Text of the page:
What is the Placido Rizzotto Observatory
The Observatory was founded by Flai Cgil in 2012, just a few months after the state funeral celebrated in Corleone in memory of Placido Rizzotto, a trade unionist killed by the Sicilian Mafia in 1948. Its task is to investigate the intertwining of the agro-food chain and organized crime, with particular attention to the phenomenon of the hiring and infiltration of mafias in the management of the agricultural labour market. The Observatory promotes synergies among the operators involved in various ways in the affirmation of legality in the agri-food sector: trade unionists, magistracy and law enforcement representatives, academic world, associations and third sector.
The main activity of the Observatory is the drafting of the report “Agromafias and Gangmaster”, a two-year research and investigation report about the infiltration of mafias in the agri-food supply chain and working conditions in the sector.
The Fourth Report, released in July 2018, was an opportunity to take stock on the situation of the illegal economy in the food sector, to explore the legislation to fight workers exploitation since 1950 and to piece together, through some case studies, the situation of exploited workers in agriculture.
The invisible economy in Italy is estimated to be worth about €208 billion; irregular work is worth 77 billion, or 37.3% of this. Irregular work accounts for 15.5% of the added value of the agricultural sector. Irregular labour and the gangmaster system in agriculture amounted to 4.8 billion euros. While 1.8 billion euros are avoided in taxes.
Between 400,000/430,000 agricultural workers are exposed to the risk of irregular work under gangmasters; of these more than 132,000 are in a state of serious social vulnerability and severe suffering in employment terms. In addition, more than 300,000 agricultural workers, or almost 30% of the total, work less than 50 days a year. Presumably this includes a lot of irregular/illegal work. The rate of irregularity in labour relations in agriculture is 39%.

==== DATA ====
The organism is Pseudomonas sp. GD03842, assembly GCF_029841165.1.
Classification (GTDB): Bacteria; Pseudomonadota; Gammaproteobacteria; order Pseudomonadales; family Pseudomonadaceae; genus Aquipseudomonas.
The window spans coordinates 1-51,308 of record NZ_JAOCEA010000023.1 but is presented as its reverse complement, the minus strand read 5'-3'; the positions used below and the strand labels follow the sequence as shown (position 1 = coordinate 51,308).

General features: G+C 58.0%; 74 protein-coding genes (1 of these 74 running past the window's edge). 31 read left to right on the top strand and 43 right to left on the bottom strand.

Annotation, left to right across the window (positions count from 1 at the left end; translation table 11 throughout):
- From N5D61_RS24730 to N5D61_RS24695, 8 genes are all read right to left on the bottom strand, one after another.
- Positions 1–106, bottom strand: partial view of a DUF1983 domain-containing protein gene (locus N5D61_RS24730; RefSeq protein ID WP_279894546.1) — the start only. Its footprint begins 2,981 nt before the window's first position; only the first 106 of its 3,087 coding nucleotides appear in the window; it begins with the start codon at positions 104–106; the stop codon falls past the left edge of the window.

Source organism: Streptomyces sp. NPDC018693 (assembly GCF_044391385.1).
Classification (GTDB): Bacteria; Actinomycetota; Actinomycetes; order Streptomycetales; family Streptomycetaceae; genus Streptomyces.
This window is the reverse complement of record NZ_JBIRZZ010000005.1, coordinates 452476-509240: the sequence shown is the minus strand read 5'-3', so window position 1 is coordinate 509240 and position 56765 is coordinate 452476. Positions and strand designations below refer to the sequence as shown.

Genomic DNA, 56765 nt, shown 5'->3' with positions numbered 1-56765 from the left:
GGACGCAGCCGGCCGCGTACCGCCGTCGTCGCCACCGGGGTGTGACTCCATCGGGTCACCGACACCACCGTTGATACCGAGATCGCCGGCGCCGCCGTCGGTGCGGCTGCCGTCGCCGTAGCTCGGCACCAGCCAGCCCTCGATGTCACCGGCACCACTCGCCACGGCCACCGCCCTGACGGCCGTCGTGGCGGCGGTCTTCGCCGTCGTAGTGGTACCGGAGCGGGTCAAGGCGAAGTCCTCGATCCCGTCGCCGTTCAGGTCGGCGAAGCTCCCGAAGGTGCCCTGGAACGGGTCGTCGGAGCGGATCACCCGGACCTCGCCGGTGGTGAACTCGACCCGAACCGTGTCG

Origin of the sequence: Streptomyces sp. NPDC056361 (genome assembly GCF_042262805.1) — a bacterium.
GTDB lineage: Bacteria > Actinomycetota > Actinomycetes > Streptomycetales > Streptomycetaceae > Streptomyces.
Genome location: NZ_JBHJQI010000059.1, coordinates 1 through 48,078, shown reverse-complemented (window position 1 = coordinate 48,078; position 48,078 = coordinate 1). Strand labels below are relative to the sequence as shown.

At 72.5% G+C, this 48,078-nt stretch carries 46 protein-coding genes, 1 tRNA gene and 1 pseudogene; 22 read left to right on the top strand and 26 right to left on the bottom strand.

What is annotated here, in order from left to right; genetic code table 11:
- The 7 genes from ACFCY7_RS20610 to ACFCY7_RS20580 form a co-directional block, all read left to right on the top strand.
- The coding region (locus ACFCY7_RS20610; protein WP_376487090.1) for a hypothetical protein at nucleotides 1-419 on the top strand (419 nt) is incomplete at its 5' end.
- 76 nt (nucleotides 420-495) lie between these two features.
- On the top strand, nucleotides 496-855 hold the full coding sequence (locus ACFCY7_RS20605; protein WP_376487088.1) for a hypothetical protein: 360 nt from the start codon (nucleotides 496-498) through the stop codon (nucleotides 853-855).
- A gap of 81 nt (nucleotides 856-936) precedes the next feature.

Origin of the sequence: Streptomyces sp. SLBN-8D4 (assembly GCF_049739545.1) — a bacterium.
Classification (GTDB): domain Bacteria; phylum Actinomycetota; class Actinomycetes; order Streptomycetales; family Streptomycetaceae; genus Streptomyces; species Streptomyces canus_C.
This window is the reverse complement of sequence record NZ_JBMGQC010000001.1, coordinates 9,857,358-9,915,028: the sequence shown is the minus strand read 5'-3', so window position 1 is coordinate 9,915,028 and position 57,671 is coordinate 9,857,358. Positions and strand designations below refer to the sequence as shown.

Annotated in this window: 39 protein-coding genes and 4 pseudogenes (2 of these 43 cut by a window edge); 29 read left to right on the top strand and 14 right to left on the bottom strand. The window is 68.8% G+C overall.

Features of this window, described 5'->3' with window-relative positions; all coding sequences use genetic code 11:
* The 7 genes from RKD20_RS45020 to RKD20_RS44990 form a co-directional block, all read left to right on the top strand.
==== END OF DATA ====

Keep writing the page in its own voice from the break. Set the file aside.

The conditions of workers subject to severe exploitation in agriculture: no protection and no rights guaranteed by contracts or law; an average pay of between 20 and 30 euros a day; piecework for a fee of €3/4 for a 375kg container; a wage lower by about 50% than the provisions of the CCNL and CPL. Women under gangmasters receive 20% less salary than their male colleagues. In the severe cases of exploitation analysed, some migrant workers received a salary of 1 euro per hour. The average working day is from 8 to 12 hours.
Workers under gangmasters have to pay them for: transportation depending on distance (on average €5 euros); basic necessities (on average €1.5 for water, €3 for sandwiches, etc.)
The role of mafias
The last part of the report, “Foreign mafias and the case of the Bulgarian mafia”, highlights how the spread and branching out of the foreign mafia, “enables it to operate simultaneously in different parts of the country and therefore to hire labour, offer it on the market of illegal supply/demand, establish/negotiate interests with irresponsible/dishonest entrepreneurs, and make money from this (…).
These modalities are antithetical to those that the unions put in place to defend workers, regardless of their nationality. From this point of view, the criminal groupings that manage segments of the supply of labour with rules and behaviour that are punitive and discriminatory can be considered as micro-organisations parallel to the union ones, acquiring, for this reason, consequently, not only a “shadow function” but specifically the identity of “delinquent union”.
(All images are Placido Rizzotto Observatory’s elaborations)